Growing the Pasifika Health Workforce: Athena Tapu spotlight

Multi-year recipient of a Pacific Mental Health and Addictions Scholarship Athena Tapu was inspired by her family and community to pursue Psychotherapy. Read about her journey below. If you are keen to apply for the 2017 Pacific Mental Health and Addiction Scholarship, or just want to know more, check out training education scholarships or email scholarships@leva.co.nz for more information.


Growing the Pasifika Health Workforce

 

Growing the Pasifika health workforce means increasing the number of Pasifika in the workforce, but it also means developing the capacity and skills of the current Pasifika health workforce to bring connections with Pasifika communities, personal understanding of Pasifika issues and Pasifika cultural and language skills into the workplace. Ultimately, it’s about connecting care and culture.

 

In 2016, Pacific NGO Le Va and the Ministry of Health supported 49 Pasifika tertiary students to progress their studies through the Pacific Mental Health and Addictions Scholarships. Since 2010, more than 200 scholarships have been provided to workers and students studying towards mental health and addiction related qualifications.

 

Each recipient brings their own background, history, community and passion. The 2016 cohort included multi-year recipient Athena Tapu. In the run up to the close date for the 2017 Scholarships, we put her journey under the spotlight.

 

Athena Tapu, Master of Psychotherapy AUT

 

1. What inspired you to study towards a career in the Mental Health & Addictions sector as a Psychotherapist?

 

My family and community nurtured the spirit in me to help others. I was inspired by my parents who are teachers and community leaders. They gave me space and guidance to follow my curiosity first into Psychology in my undergraduate studies then Psychotherapy. I was drawn to Psychotherapy because it works with the therapeutic relationship between therapist and client. It has a holistic understanding of treatment that takes mine and my client’s cultures and values into consideration; that is important to me.

 

2. Describe the difference between a Psychotherapist and a Psychologist?

 

Both are psychological talking therapies - A Psychotherapist is trained in human behaviour, relationships, personality, unconscious mental processes, early childhood experiences and emotional regulation. Psychotherapy is usually long term but can be short term also. This gives you time to build a trusting therapeutic relationship with your therapist to be able to talk about things that might be taboo or not allowed to be spoken about. Psychologists are trained in shorter intervention focussed treatments for acute mental health problems. They also use the therapeutic relationship to build rapport with the client and may lean towards a directive approach using scientifically based interventions.

 

3. What does it mean for you to become a Pasifika Psychotherapist?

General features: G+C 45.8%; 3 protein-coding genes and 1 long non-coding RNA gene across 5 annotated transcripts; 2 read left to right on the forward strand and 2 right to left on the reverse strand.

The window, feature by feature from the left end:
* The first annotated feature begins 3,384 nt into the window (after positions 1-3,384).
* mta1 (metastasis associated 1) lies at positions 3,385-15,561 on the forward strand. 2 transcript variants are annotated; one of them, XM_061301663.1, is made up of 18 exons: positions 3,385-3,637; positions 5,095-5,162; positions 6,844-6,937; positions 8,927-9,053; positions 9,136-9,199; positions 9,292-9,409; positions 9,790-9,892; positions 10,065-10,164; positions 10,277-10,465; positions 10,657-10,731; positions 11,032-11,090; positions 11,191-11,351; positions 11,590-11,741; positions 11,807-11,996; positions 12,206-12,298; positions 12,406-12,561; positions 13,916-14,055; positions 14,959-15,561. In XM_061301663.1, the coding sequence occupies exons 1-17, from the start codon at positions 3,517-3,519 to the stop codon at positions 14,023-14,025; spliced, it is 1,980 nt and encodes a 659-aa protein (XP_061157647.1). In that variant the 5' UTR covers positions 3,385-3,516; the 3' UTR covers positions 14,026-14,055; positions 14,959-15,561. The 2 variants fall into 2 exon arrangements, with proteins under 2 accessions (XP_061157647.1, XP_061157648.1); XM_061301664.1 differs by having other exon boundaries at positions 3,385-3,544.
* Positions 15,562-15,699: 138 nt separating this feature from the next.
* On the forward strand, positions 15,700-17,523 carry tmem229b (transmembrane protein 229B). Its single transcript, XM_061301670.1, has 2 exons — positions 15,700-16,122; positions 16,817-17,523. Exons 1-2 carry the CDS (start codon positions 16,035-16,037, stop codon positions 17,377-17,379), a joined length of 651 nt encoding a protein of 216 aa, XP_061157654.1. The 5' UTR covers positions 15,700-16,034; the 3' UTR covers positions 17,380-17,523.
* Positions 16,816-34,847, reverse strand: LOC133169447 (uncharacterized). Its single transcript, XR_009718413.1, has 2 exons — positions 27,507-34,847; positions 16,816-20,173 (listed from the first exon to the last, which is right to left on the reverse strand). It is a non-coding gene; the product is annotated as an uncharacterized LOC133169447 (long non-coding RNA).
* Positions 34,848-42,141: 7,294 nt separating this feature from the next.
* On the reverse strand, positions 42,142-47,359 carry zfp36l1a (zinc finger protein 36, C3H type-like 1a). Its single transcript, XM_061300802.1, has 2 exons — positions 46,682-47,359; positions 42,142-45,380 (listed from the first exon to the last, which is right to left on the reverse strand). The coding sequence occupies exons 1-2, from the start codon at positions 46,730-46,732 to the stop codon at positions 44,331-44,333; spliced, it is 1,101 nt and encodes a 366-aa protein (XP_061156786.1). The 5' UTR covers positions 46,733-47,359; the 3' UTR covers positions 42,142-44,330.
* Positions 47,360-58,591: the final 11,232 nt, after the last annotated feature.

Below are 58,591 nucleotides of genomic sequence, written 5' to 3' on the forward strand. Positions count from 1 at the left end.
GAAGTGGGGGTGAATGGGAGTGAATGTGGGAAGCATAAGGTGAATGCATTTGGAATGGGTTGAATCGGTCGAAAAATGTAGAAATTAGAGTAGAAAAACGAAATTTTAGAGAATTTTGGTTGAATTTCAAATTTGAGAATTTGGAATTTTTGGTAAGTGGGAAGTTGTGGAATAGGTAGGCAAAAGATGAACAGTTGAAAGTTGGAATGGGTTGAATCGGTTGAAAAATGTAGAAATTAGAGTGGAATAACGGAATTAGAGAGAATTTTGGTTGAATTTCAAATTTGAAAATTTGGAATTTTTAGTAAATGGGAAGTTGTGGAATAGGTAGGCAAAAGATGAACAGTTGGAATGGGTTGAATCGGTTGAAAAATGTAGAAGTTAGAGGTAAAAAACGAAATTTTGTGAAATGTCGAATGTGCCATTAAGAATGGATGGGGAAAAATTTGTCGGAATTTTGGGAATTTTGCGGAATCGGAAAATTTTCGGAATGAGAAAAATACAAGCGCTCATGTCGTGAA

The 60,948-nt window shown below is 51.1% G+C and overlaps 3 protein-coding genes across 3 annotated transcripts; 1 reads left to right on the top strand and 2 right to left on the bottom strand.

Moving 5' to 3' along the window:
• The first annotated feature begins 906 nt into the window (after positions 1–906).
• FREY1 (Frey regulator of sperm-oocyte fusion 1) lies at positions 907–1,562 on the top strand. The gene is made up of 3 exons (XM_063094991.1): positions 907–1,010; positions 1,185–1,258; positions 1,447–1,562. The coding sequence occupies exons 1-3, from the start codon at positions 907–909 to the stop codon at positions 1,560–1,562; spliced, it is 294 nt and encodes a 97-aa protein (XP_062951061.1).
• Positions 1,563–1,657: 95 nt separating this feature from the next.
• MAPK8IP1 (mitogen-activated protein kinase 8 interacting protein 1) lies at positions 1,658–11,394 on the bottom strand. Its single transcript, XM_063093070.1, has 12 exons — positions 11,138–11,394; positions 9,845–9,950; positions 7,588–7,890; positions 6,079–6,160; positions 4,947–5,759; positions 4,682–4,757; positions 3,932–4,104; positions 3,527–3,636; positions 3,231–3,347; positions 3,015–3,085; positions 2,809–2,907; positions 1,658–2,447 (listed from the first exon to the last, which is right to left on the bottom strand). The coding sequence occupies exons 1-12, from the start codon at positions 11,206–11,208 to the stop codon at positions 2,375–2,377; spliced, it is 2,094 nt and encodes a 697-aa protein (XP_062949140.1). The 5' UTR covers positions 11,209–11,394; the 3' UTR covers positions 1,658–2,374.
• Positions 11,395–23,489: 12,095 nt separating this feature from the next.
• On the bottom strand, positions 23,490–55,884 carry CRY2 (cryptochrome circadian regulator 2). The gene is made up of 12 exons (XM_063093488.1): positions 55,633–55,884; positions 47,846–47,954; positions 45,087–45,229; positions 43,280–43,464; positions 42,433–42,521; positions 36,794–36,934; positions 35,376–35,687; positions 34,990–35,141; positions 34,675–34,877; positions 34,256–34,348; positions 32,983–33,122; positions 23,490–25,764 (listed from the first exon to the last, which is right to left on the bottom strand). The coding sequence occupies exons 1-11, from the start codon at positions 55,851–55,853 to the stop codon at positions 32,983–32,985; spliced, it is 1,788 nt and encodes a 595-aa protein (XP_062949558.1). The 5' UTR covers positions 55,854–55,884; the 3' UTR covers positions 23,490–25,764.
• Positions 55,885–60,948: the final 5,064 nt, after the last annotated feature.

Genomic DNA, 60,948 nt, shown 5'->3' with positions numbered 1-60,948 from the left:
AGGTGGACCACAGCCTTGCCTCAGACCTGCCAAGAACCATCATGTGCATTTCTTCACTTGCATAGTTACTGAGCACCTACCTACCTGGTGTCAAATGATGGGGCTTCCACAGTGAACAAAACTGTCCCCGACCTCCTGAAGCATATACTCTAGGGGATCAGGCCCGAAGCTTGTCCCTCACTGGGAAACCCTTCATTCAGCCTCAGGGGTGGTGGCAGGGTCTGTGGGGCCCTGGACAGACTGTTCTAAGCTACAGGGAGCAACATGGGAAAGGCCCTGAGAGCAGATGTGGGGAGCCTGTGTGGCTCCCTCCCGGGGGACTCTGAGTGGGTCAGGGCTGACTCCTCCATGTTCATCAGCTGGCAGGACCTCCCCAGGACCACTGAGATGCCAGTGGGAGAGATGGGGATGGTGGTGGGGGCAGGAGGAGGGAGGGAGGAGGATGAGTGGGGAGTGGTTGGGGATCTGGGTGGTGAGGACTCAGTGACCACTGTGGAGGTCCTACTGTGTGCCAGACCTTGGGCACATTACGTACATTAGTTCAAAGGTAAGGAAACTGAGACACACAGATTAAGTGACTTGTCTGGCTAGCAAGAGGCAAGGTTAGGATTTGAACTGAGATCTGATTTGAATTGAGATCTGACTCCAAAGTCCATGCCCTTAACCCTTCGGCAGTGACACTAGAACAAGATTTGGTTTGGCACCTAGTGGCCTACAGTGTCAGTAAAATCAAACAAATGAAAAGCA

It means making another space for healing in our Pasifika communities. It means breaking moulds and trying new things. It means being allowed a voice to speak your truth in a safe way. It means holding the two worlds of Psychotherapy and being Pasifika and navigating how to walk in those worlds with love and integrity.

 

4. What support do you have that motivates you to ensure you achieve your ultimate career goal?

 

My God and faith guide me and keep me grounded. My son motivates me to always keep pushing and never give up. My family connect me firmly to my values and Samoan culture. My friends keep me sane with laughter. My youth humble me and keep me reverent. My mentors and supervisors challenge me to look at my blind spots and hold a light for me when mine dims. My community support me by funding scholarships that have help me reach my goal of being a Psychotherapist. These people and networks of supports are my blessings.

 

5. How has the Pacific Mental Health and Addictions Scholarship programme supported you this year?

 

It has funded my Masters this year which has lightened my financial burden that would have otherwise caused a lot of distress! It gave me the opportunity to attend the Le Va GPS Conference and meet other Pacific mental health workers and scholarship recipients. This has started some conversations on where Psychotherapy might fit or be used in our communities. I feel looked after by the team at Le Va who keep me connected to the Pacific Island mental health and addictions community.

 

6. What advice do you have for anyone aspiring to work in the mental health and addiction sector as a Psychotherapist?

 

Do it! We are skillful navigators that travelled the Pacific seas guided by the stars and an innate knowing that our journey would take us to new places. Trust that courageous spirit of our ancestors and remember where you came from. This a journey like no other so don’t forget to laugh.

 

Are you keen to apply for the 2017 Pacific Mental Health and Addiction Scholarship? Or just want to know more? Check out training eudcation scholarships for more information, including criteria and application forms, or email scholarships@leva.co.nz for more information.